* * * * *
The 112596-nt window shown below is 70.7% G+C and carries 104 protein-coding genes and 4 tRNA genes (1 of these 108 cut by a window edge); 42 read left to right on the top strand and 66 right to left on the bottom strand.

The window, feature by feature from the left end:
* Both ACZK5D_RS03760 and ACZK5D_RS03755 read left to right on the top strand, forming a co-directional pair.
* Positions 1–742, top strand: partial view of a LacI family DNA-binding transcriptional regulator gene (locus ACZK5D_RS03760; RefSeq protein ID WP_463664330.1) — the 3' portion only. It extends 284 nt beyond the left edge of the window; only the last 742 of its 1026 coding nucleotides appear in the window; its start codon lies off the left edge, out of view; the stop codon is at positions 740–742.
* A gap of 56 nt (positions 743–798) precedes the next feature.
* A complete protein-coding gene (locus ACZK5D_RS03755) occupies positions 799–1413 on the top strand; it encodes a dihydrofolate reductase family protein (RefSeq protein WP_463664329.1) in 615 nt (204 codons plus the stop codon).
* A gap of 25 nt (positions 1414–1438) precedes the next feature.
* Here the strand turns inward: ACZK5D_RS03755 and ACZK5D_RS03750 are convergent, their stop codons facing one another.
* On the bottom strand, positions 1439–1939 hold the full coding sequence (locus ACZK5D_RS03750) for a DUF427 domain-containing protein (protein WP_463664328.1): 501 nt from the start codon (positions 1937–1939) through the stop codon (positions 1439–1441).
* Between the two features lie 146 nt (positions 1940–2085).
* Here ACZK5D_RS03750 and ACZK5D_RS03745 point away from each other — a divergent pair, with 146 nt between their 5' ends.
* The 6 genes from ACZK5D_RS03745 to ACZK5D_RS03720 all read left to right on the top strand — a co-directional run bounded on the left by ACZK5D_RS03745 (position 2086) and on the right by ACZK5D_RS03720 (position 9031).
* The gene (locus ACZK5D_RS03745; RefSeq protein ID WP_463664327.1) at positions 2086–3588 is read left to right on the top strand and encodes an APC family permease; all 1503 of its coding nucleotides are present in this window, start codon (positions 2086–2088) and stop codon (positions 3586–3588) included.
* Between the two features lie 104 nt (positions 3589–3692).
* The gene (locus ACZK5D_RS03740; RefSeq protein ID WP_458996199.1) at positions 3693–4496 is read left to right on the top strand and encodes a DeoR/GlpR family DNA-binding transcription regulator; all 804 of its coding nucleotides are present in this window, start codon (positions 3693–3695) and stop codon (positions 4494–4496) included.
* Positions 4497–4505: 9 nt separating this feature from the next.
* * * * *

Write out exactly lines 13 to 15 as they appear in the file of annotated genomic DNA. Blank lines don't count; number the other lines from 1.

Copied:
* The gene (locus ACZK5D_RS03745; RefSeq protein ID WP_463664327.1) at positions 2086–3588 is read left to right on the top strand and encodes an APC family permease; all 1503 of its coding nucleotides are present in this window, start codon (positions 2086–2088) and stop codon (positions 3586–3588) included.
* Between the two features lie 104 nt (positions 3589–3692).
* The gene (locus ACZK5D_RS03740; RefSeq protein ID WP_458996199.1) at positions 3693–4496 is read left to right on the top strand and encodes a DeoR/GlpR family DNA-binding transcription regulator; all 804 of its coding nucleotides are present in this window, start codon (positions 3693–3695) and stop codon (positions 4494–4496) included.